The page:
Re-assessment notes

Students resubmitting their essays will have to choose a different topic and/or title to the essay that they submitted originally.

Indicative learning resources - Basic reading

Basic reading for the indicative topics is expected to be:


  • R. Hunter (2011) ‘(De-)sexing the woman lawyer’ in J. Jones, A. Grear. R. Fenton and K. Stevenson (eds.) Gender, Sexualities and Law, Routledge, London
  • Jackson, E and Lacey, N. Introducing Feminist Legal Theory in Introduction to Jurisprudence and Legal Theory: Commentary and Materials.
  • Finley, L.  Reshaping Women’s Silence in Law: The Dilemma of the Gendered Nature of Legal Reasoning. 1989. Notre Dame L. Rev. Vol. 64, No.5, pp. 886-891
  • Fineman, M. The Autonomy Myth, 2005.
  • L Kelly and N Westmarland, ‘Naming and Defining ‘Domestic Violence’: Lessons from Research with Violent Men’ (2016) 112 Feminist Review 113-127.
  • Kimberlé Crenshaw, “Mapping the Margins: Intersectionality, Identity Politics, and Violence against Women of Color” (1991) Stanford Law Review 43 (6) 1241-1299
  • Angela Harris, “Race and Essentialism in Feminist Legal Theory” (1990) Stanford Law Review 42 (3) 581.
  • E. Finch and V. Munro (2007) ‘The demon drink and the demonized woman: socio-sexual stereotypes and responsibility attribution in rape trials involving intoxicants’ in Social & Legal Studies, 16 (4) 591.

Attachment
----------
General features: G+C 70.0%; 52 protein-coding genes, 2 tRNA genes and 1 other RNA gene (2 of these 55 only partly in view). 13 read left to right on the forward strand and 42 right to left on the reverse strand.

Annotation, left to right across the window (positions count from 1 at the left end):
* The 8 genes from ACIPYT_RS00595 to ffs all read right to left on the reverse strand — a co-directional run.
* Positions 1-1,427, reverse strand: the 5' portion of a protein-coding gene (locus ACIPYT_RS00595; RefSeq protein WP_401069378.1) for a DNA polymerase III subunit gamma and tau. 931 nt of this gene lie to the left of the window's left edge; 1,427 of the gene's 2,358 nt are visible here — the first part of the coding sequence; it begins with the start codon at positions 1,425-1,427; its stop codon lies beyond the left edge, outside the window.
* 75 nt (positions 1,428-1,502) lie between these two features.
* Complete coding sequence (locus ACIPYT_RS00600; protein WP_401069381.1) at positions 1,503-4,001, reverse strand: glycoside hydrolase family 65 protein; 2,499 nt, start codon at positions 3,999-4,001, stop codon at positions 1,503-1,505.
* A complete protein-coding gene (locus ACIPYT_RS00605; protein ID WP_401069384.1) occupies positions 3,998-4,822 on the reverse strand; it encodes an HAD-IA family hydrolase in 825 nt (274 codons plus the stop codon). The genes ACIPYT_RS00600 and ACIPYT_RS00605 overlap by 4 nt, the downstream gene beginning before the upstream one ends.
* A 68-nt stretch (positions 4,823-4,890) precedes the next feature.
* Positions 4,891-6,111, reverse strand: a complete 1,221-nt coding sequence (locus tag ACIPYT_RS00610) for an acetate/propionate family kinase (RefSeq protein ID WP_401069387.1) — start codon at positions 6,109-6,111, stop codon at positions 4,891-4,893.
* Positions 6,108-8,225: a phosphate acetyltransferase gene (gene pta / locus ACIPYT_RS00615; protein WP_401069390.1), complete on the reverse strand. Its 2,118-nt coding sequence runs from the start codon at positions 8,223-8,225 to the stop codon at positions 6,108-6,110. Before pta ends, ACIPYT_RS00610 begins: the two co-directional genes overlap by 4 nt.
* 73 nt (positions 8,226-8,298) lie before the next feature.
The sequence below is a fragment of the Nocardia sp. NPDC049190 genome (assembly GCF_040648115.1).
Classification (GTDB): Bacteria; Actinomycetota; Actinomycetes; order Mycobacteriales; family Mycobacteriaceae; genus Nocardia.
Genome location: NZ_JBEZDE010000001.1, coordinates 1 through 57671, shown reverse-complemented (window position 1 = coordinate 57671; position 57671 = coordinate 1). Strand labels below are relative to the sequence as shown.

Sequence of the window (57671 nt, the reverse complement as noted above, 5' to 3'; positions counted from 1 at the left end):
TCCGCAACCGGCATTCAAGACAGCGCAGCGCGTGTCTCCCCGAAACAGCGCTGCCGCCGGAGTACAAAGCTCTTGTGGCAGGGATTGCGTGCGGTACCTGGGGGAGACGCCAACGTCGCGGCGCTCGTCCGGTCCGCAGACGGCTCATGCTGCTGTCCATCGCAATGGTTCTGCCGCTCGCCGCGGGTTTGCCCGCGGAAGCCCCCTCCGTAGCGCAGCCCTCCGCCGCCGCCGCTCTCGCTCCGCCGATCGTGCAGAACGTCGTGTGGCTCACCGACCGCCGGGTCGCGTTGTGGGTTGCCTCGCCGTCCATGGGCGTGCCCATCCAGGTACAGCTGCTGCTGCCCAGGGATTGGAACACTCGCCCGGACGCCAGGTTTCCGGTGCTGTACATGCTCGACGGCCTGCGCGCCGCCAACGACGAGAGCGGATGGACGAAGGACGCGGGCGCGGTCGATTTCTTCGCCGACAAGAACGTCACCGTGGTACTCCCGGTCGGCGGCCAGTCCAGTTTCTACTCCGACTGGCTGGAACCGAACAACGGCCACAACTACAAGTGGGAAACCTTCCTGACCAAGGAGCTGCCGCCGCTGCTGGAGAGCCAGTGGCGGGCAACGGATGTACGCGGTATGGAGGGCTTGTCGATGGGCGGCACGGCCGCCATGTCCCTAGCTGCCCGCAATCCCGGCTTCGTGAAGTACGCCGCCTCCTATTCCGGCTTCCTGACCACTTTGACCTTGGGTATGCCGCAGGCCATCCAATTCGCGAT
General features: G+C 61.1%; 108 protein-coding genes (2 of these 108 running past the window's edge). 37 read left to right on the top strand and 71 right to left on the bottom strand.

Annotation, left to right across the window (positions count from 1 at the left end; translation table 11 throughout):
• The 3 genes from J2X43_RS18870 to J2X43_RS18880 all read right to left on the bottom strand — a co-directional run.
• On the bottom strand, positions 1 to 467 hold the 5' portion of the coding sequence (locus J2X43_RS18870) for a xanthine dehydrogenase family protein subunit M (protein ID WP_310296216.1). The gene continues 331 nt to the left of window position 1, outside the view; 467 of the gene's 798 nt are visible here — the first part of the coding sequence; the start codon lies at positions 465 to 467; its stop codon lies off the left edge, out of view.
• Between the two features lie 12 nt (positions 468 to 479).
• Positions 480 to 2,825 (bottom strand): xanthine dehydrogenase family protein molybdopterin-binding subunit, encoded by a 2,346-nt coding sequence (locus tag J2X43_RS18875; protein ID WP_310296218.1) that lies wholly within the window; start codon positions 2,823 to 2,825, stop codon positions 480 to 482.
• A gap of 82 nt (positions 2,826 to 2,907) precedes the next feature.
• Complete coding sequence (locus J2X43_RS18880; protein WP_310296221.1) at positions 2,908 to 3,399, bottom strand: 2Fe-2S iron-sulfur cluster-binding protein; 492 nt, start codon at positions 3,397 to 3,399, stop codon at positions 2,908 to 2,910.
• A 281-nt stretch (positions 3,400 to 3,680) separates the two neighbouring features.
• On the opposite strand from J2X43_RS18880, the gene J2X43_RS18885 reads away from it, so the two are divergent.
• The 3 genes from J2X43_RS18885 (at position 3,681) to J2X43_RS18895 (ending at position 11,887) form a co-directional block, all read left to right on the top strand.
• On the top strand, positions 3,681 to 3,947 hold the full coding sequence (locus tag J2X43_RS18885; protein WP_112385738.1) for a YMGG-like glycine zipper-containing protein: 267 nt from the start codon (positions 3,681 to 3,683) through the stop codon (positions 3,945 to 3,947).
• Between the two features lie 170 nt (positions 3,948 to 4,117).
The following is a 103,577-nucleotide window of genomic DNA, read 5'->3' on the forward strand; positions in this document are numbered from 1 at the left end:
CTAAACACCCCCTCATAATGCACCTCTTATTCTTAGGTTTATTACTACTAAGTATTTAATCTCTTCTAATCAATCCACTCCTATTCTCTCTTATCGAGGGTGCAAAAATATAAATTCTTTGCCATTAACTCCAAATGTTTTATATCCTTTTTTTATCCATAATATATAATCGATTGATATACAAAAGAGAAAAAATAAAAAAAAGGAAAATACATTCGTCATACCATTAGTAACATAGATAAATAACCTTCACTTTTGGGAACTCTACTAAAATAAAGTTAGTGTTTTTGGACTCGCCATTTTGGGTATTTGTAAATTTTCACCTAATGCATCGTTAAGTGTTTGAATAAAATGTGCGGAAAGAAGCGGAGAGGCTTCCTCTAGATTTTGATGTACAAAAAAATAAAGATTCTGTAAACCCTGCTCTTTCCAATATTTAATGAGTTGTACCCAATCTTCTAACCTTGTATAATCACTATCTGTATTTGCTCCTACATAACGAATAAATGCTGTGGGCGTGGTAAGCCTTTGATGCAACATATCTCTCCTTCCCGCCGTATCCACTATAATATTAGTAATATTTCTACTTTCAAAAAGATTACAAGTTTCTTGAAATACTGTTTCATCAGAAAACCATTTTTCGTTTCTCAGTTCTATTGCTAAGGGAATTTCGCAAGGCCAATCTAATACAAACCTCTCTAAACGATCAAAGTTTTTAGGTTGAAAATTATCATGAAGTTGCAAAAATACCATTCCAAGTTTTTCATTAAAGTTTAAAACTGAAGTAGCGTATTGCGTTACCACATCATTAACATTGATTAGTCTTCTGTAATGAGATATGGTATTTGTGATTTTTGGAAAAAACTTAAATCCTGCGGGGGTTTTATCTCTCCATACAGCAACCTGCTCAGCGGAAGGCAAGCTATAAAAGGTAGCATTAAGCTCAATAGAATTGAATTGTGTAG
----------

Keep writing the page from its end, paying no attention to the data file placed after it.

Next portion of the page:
• N. Gooch (2005) “The Feminisation of the Male Rape Victim”, UCL Jurisprudence Review 12 pp. 196-213.
  • M. Weait (2007). ‘Sadmomasochism and the Law’ in: Langdridge, Darren and Barker, Meg (eds.) Safe, Sane and Consensual: Contemporary Perspectives on Sadomasochism. Basingstoke: Palgrave Macmillan, pp. 63–82. S Edwards, Consent and the ‘Rough Sex’ Defence in Rape, Murder, Manslaughter and Gross Negligence (2020) Journal of Criminal Law  84(4), 293-31
  • C McGlynn and E Rackley, ‘Image-Based Sexual Abuse’ (2017) Oxford Journal of Legal Studies, 37 (3) pp. 534–561
  • C. McGlynn and E. Rackley (2009) ‘Criminalising Extreme Pornography: A Lost Opportunity’, Criminal Law Review 4 pp. 245-259
  • C. Stychin, ‘Not (quite) a horse and carriage: The Civil Partnership Act 2004’ (2006) Feminist Legal Studies 14 pp. 79-86.
  • J Hopkins and others, ‘Same-sex couples, families, and marriage: embracing and resisting heteronormativity’ (2013) Sociology Compass 7(2) pp. 97-110
  • L. Bibbings (1995) 'Female Circumcision: Mutilation or Modification?' in J. Bridgeman and S. Millns (eds) Law and Body Politics. Aldershot: Dartmouth, 151-170 (pdf on ELE).M. Fox and M. Thompson (2009) ‘Foreskin is a Feminist Issue’ Australian Feminist Studies 24(6) pp. 195-210.F. Garland and M. Travis (2018) “Legislating intersex equality: building the resilience of intersex people through law”, Legal Studies, Vol. 38, pp. 587-606.
  • C. Bishop, ‘The Limitations of a Legal Response’ in Hilder and Bettinson, Domestic Violence: Interdisciplinary Perspectives on Protection, Prevention and Intervention (2016)
  • C. Bishop (2021) “Prevention and Protection: will the Domestic Abuse Act transform the response to domestic abuse in England and Wales?” Child and Family Law Quarterly 163-183.



Key words search

Gender, Sexuality, Law, Violence, Heteronormativity, Consent, Feminism.

Credit value15
Module ECTS


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NQF level (module)


Available as distance learning?